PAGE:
Barrett attacks plan to elect Ceann Comhairle by secret ballot
Sean Barrett insists election of Dail chairman should not be done under a veil of secrecy
Ceann Comhairle Sean Barrett has launched a scathing attack on the Government's plan to elect the chairman of the next Dail by secret ballot.
On the eve of his retirement from the office, Mr Barrett insisted the position should be voted on in public and not behind a veil of secrecy as was decided by Taoiseach Enda Kenny in the dying days of the Dail.
In an exclusive interview with the Sunday Independent, the outgoing Ceann Comhairle said: "I wasn't elected by that system, therefore I feel you can do the job without having to go through all this secrecy.
"I would hate to think, but maybe I'm fooling myself, that at the end of five years people would say 'Sean Barrett was biased'.
"Maybe I'm old-fashioned but the election of the Ceann Comhairle was always done in the open. Why not let us all walk up the stairs (of the Dail chamber) and vote for x or y, or whoever," he added.
When announcing the secret ballot vote, which was recommended by the Constitutional Convention, the Taoiseach said the Ceann Comhairle's office would "now be more independent of the Government". It was among a series of Dail reforms the Coalition introduced in the final weeks of its terms in office.
Mr Barrett is also critical of the barrage of legislation introduced in the last Dail term, which resulted in the Government regularly guillotining bills. "I don't see why we have to rush to get in legislation, it should be legislation when it's necessary."
"It's like a straight banana - some guy gets an idea that a banana should be straight, you get all this type of stuff. And stuff coming in from Europe," he added.
Mr Barrett's comments come as he prepares to return to Fine Gael after serving as Ceann Comhairle for the last five years.
The Dun Laoghaire politician, who is the only TD who does not have to contest his seat, said he would serve out a full term as long as "God spares" him and he remains in good health.
He is not hopeful of being given a ministry if Fine Gael is elected to government but is hoping to be appointed to "a few" Oireachtas committees.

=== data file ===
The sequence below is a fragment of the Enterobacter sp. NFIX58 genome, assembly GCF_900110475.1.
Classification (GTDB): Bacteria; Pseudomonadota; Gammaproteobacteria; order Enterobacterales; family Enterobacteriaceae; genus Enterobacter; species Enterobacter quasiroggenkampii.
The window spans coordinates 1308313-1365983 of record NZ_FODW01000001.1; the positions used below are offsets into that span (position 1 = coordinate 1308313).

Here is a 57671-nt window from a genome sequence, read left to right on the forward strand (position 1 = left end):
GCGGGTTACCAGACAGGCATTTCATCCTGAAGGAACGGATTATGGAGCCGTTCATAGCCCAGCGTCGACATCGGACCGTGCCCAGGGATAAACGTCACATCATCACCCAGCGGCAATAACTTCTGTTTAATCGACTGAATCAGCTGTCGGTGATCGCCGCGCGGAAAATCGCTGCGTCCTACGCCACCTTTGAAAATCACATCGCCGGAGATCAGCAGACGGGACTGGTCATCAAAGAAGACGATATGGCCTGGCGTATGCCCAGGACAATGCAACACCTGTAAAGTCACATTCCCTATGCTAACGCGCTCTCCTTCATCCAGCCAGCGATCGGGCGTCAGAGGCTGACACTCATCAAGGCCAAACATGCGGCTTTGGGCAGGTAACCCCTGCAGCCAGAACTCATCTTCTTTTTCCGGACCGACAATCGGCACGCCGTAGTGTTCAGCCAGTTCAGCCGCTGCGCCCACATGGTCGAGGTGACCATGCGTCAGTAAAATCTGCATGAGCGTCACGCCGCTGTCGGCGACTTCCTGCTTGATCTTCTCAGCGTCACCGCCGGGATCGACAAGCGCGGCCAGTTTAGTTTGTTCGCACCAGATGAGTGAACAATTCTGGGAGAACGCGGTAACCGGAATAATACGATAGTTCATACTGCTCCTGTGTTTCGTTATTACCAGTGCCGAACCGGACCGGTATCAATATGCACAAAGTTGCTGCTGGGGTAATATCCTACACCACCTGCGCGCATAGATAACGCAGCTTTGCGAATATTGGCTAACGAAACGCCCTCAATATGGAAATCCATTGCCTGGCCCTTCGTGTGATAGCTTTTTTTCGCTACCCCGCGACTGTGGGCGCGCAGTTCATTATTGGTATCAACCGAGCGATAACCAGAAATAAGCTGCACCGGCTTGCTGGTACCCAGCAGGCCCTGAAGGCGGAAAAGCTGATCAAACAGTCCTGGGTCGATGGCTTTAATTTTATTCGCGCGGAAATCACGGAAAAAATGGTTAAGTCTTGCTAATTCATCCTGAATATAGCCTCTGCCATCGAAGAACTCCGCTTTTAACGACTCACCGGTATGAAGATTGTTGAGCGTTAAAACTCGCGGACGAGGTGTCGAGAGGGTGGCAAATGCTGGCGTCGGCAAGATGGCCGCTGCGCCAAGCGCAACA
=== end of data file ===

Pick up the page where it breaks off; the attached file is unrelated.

Mr Barrett is open to doing business with Fianna Fail after the election and forming a 'grand coalition' if that's what the voters decide.
"If the Dail decides that's the way it's going to be - fine by me. You are going to have to have some agreements put down on paper and you are going to have to have a programme for government," he said.
However, he points to the 1987 'Tallaght Strategy', which saw Fine Gael prop up a Fianna Fail government in the national interest by not opposing economic legislation in the Dail.
Mr Barrett does not believe the public rewarded Fine Gael for making the political sacrifice and pointed out that it was another seven years before the party entered government.
"I don't know whether our sacrifice, if you call it that, did a great deal of good for the country or didn't," he added.
Overall, he does not believe the polls, which show a Fine Gael/Fianna Fail government is the most likely outcome of the election.
"The polls would tell you that is the case at the moment, but I genuinely don't think those polls are right. I think the present Government will do better than the polls are saying, but I don't think they will have the same majority," he said.
Mr Barrett was at the centre of several high-profile controversies during his time in the Ceann Comhairle's chair - including accusations he showed favour to Justice Minister Alan Shatter and Sinn Fein's bizarre Dail sit-in protest.
He is quick to dismiss theatrics of the chamber, saying he has seen it all before during his 34 years in national politics. But he does point to the "contradictions" in Sinn Fein's stance as the so-called 32-county party.
"I'm amazed by the way they deal with issues in the North in terms of day-to-day policies and then they do the direct opposite down here and yet they have a 32-county structure," he said.
Mr Barrett warned that more should be done to attract young people to politics as many of those in the last Dail could earn far more if they opted to work in the private sector.
"There is a very good crop of people and their potential earnings wise and professional wise, if they weren't involved in politics, would be much higher," he said.
"What they are taking home net, they would easily earn in another field. I think it's important that you keep getting good people coming in and committed people and there is no other job in the world that you don't know after, in this case five years, if you will have a job the following day," he added.
He has outlined proposals for his predecessor which he would like to see implemented by the next government, including holding Oireachtas committee hearings on separate days to Dail sitting days.
This would allow members concentrate on committee work without being distracted by Dail votes.
Mr Barrett also urged the next Ceann Comhairle to continue the National Bravery Awards, which he introduced during his term, and also promote the North South Inter Parliamentary Association, which he played a central role in establishing.